Babysplitters Review: A Unique & Hilarious Take on Modern Parenting

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Rating: 

9/10

Cast:

Danny Pudi as Jeff Penaras

Emily C. Chang as Sarah Penaras

Eddie Alfano as Don Small

Maiara Walsh as Taylor Small

Brian Thomas Smith as Dr. Palmer

Mark Feuerstein as Dr. Cooper, MFT

Written and Directed by Sam Friedlander

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Babysplitters Review:

Choosing to bring a child into this world and raising them can be one of the most complicated and rewarding things one goes through in life and the idea of parenting has been a subject tackled in a variety of ways on film and television over the years, but Sam Friedlander’s Babysplitters has brought one of the most unique, hilarious and moving takes on modern parenting in a long while.

Two couples, Jeff and Sarah Penaras and Don and Taylor Small, have found themselves at odd crossroads in their lives as Don and Sarah find themselves ready to have kids with their biological clocks running and being at a steady point in their life while Jeff and Taylor have mixed feelings about being ready. During a night of drinking the four devise a seemingly fool-proof plan to share one baby, but as rules become broken and complications arise, the perfect compromise begins to fall apart.

Figuring out when one is ready to have kids is never an easy decision, between the financial stability one will need to care for them and the emotional and time commitment that comes from being a full-time caretaker for a newborn, and the film does a good job of presenting all of these in the most authentic and realistic way that a comedy could. Sure Jeff may crack wise when it comes to the subject, but rather than feel like a deliberate attempt at making audiences laugh it feels true to the character of trying to break the tension and even try and change the subject.

The arguments between the characters prior to following through with their plan all feel very authentic and unique, debating on everything from the rules of their plan to how they live their lives, while also helping bring out much of the funniest moments in the film. The chemistry between Danny Pudi, Emily C. Chang, Eddie Alfano and Maiara Walsh is truly wonderful to watch, as their performances together not only help further connect audiences to their individual characters, but also help cement their being couples in viewers minds, especially the former two.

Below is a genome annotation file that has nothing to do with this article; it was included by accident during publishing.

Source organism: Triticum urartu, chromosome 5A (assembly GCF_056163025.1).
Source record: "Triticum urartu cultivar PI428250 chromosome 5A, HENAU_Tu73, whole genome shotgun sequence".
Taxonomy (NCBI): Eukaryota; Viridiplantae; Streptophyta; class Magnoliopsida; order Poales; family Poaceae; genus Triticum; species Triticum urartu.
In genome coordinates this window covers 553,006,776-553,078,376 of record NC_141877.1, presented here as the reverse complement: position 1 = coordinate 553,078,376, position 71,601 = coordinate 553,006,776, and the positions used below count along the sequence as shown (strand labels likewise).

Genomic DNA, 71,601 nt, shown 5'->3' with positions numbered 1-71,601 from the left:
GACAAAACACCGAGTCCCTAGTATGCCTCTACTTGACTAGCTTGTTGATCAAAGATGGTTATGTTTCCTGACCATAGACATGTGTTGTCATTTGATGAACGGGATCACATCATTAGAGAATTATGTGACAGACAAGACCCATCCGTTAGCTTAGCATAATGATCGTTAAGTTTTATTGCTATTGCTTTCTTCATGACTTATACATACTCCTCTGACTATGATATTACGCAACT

Chang has been seen in everything from comedy to drama to soap opera but with her performance as Sarah she proves that the former is where she thrives, namely in the multiple sequences in which we see her at her job as a parking enforcement officer. Though some of the dialogue in these scenes feels a bit on the nose and familiar, namely in the single mother Sarah frequently tickets, but it’s Chang’s delivery and facial emotions that make them hysterical and stand out from similar moments in other films.

Once the plan is put into motion and things begin spiraling out of control, some of the story may begin to become predictable but Friedlander finds a way to still deliver the hilarity mixed in with some heart-wrenching gut punches that are truly effective. Pregnancy is not a smooth process for the mental or emotional health of those involved and the film isn’t afraid to dive into some of the more darker places it can lead to, and while it would’ve been nice to see these areas expounded upon in a more meaningful fashion, especially given there’s a therapist character, it still feels like a fresh and honest exploration of them.

While most of the film is directed pretty flatly, many scenes feeling like they were shot with cameras left on tripods rather than something a little more intimate, there are flashes of inspiration and style that prove Friedlander could become a talent to watch behind the camera in the future. One key example is seen when Jeff must navigate his way through a children’s birthday party in the backyard complete with crying kids, aggressive ten-year-olds and pools filled with what may be more than water. In a hilarious styling, Friedlander shoots it very similar to that of an action sequence in a war film and it rings true for what such a situation feels like and shows off a really impressive eye from the writer/director that would’ve been nice to see more of for the whole film rather than its more conventional angling and color palettes.

Though there may be inklings of predictability and a bland look to the film, Babysplitters proves to be one of the most fresh, hilarious and unique takes on modern parenting that is further elevated by its wonderful cast, namely Pudi and Chang.